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5-day Track forecast for Maria (NHC).

The eye will pass near or over the island of Saint Croix late tonight and make landfall in Eastern Puerto Rico tomorrow morning. Both landfalls are expected at Category 5 intensity with gusts over 185 mph in the inner core (particularly northern eyewall). In addition to the violent winds, rainfall of 12-18+ inches are possible over the USVI and Puerto Rico, along with landslides in the mountainous terrain, where winds may also be even more violent than near sea-level.

Needless to say, this is a truly horrific situation evolving for a territory of 3.5 million people; and a territory still recovering from much weaker hurricane impacts from Irma two weeks ago. USVI such significant damage from Irma as well.

I will an update on Maria later this evening as new data comes in.

–Meteorologist Nick Humphrey

Violent Hurricane Irma direct threat to Florida Sunday

Violent Hurricane #Irma direct threat to #Florida Sunday. #FLwx

The following is an analysis of the situation related to the potential landfall of Hurricane Irma this weekend in the United States. Let’s take a look at things currently (as of 5 pm CDT Thursday)-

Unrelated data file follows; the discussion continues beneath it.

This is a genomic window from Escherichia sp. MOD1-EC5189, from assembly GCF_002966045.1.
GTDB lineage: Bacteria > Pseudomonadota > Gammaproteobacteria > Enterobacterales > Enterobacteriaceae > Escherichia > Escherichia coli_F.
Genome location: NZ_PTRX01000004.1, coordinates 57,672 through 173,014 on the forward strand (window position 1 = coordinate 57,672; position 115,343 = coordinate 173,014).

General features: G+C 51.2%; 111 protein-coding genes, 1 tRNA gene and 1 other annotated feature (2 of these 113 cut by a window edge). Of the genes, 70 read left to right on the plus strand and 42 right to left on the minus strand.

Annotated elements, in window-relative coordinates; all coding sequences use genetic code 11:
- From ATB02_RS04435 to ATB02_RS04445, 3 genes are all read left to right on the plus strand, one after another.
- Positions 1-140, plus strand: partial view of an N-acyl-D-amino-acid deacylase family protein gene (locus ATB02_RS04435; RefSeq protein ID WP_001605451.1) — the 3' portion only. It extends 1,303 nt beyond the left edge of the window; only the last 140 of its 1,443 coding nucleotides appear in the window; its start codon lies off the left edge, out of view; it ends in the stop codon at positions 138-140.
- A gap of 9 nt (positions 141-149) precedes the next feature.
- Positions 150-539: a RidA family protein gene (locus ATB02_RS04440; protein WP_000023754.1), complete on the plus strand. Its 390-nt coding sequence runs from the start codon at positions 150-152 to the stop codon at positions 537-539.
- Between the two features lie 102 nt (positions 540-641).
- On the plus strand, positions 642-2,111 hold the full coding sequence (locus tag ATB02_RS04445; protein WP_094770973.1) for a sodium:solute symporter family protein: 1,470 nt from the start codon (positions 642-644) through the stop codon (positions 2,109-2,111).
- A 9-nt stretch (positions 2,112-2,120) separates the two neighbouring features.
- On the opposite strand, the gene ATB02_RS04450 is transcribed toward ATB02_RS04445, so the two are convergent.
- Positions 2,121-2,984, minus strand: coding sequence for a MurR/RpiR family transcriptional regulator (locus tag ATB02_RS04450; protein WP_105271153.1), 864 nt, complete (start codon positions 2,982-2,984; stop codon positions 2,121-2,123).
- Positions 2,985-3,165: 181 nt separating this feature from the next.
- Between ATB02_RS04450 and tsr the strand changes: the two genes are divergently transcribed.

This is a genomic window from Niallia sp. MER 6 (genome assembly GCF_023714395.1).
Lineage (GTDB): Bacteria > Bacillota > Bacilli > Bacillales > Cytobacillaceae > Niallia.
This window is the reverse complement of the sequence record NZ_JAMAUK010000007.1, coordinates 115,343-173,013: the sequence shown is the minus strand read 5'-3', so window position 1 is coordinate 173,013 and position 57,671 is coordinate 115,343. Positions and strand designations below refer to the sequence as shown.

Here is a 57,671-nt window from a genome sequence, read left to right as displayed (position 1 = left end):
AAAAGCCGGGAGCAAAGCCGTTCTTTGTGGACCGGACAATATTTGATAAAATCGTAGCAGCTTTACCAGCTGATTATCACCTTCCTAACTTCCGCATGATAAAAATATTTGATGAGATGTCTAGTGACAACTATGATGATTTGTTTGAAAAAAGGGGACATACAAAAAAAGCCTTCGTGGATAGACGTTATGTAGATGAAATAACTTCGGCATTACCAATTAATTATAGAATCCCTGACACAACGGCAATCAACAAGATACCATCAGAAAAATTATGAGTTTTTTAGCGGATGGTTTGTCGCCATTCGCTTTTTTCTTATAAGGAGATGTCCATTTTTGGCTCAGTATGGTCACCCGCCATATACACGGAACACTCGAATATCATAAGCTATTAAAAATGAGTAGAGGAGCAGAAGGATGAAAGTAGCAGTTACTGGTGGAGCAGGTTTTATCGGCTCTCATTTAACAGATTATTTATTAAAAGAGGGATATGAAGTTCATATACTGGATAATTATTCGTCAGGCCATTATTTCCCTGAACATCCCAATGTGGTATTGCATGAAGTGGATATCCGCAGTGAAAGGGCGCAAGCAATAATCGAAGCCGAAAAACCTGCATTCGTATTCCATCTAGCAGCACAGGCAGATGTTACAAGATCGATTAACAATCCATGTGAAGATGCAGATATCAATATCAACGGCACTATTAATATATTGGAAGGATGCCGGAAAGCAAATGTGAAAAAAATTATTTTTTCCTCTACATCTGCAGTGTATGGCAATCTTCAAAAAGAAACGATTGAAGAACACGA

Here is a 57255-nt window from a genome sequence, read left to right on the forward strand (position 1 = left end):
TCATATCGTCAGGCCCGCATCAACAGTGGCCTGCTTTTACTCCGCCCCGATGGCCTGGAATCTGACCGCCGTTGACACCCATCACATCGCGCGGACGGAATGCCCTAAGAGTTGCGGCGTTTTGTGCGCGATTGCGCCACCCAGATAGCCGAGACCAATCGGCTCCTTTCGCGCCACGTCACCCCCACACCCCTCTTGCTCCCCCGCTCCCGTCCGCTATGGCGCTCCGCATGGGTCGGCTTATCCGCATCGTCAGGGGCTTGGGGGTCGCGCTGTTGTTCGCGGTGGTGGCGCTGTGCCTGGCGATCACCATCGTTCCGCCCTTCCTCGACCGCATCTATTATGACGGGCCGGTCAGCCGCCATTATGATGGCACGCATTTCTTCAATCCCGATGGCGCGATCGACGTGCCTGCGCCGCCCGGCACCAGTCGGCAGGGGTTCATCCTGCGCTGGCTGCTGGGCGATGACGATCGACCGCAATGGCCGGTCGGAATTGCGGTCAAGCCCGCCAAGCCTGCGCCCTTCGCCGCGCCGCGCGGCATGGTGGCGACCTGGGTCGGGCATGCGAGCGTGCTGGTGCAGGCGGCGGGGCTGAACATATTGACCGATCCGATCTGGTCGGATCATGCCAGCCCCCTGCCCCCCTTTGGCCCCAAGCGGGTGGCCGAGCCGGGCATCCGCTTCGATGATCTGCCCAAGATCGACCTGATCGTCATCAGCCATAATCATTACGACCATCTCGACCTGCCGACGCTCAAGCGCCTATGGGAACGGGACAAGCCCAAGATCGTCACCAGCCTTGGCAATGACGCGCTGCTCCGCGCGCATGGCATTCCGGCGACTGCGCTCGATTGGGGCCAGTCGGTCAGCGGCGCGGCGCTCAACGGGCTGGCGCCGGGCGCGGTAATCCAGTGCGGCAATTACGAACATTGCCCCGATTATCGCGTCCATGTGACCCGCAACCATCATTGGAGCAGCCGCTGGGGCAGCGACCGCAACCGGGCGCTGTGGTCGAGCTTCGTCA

Hurricane Irma is a violent Category 5 hurricane with maximum sustained winds at 175 mph (150 knots). Numerical models have been struggling on the exact path of the hurricane, but the general scenario is clear; there appears to be high confidence that the hurricane will make landfall in South Florida early-Sunday morning. The National Hurricane Center has the hurricane intensity forecast as a high-end Category 4 hurricane near landfall (max winds 150-155 mph with gusts up to 180-190 mph). This is after the hurricane impacts the southern Bahamas and the north Coast of Cuba with hurricane-force winds Friday-Saturday. After landfall either near or just north or south of Miami (this has been fluctuating in forecasts), the system is expected to advance northward spreading destructive winds, heavy rain, and (along the coast) damaging surf/surge northward up the Peninsula of Florida.

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Track forecast and current wind extent for Hurricane Irma by the National Hurricane Center as of 5 pm EDT Thursday.
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Category 5 Hurricane Irma plowing its way through the Turks and Caicos Islands at this time. Maximum sustained winds up to 175 mph with gusts to 210 mph in the inner eye wall surrounding the eye.